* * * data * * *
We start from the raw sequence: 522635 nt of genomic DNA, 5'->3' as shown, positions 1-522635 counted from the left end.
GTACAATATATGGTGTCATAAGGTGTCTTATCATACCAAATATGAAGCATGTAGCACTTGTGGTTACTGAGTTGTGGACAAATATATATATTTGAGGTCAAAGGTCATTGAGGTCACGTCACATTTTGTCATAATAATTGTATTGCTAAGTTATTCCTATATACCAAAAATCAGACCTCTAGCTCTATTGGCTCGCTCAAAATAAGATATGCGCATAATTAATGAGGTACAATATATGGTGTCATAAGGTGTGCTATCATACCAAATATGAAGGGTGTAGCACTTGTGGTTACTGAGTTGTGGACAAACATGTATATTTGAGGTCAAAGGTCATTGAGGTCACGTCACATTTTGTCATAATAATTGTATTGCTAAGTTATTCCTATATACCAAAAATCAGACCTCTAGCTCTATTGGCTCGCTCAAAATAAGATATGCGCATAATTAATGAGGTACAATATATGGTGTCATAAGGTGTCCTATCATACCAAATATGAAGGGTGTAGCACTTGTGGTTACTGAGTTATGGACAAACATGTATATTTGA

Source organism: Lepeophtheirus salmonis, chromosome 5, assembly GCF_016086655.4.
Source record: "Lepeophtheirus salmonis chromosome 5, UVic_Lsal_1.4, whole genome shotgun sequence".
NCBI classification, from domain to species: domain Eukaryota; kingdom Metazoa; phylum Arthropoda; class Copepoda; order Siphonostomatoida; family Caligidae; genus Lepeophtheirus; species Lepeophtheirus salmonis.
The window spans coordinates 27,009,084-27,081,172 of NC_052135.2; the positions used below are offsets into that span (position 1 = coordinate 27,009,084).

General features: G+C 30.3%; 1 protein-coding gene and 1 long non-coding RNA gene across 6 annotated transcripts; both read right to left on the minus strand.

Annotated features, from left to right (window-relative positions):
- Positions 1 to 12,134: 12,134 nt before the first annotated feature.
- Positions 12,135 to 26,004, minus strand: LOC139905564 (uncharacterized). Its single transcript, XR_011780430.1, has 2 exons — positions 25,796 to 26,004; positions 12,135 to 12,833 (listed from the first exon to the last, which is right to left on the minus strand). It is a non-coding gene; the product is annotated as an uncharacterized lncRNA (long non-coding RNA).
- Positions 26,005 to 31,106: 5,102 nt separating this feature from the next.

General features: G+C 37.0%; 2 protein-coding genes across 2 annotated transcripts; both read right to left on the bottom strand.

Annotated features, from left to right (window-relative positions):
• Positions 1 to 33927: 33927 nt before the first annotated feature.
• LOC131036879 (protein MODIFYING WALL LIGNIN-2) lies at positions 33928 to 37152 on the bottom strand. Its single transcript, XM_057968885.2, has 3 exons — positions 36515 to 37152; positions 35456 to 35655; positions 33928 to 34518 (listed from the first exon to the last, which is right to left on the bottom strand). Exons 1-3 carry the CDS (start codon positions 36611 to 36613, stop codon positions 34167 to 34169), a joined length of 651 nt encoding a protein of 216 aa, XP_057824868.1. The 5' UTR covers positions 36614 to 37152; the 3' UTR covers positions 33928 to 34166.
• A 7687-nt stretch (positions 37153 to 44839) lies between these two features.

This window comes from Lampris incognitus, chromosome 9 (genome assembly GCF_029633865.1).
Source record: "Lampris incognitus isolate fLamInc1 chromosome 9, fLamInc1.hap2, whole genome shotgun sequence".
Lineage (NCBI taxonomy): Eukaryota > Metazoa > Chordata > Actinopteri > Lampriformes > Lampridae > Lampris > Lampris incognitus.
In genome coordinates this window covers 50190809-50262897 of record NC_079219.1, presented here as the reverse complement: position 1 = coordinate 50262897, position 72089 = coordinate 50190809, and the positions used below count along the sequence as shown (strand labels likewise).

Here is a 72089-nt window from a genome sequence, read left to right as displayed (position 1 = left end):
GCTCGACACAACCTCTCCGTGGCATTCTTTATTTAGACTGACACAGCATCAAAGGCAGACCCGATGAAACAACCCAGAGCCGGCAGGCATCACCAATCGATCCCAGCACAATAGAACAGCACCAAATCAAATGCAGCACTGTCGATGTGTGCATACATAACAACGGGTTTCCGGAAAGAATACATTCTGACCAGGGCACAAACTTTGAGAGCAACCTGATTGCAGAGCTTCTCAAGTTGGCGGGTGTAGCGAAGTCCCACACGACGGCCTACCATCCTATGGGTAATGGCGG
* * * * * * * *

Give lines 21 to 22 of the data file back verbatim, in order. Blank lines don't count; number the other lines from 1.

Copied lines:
Here is a 72089-nt window from a genome sequence, read left to right as displayed (position 1 = left end):
GCTCGACACAACCTCTCCGTGGCATTCTTTATTTAGACTGACACAGCATCAAAGGCAGACCCGATGAAACAACCCAGAGCCGGCAGGCATCACCAATCGATCCCAGCACAATAGAACAGCACCAAATCAAATGCAGCACTGTCGATGTGTGCATACATAACAACGGGTTTCCGGAAAGAATACATTCTGACCAGGGCACAAACTTTGAGAGCAACCTGATTGCAGAGCTTCTCAAGTTGGCGGGTGTAGCGAAGTCCCACACGACGGCCTACCATCCTATGGGTAATGGCGG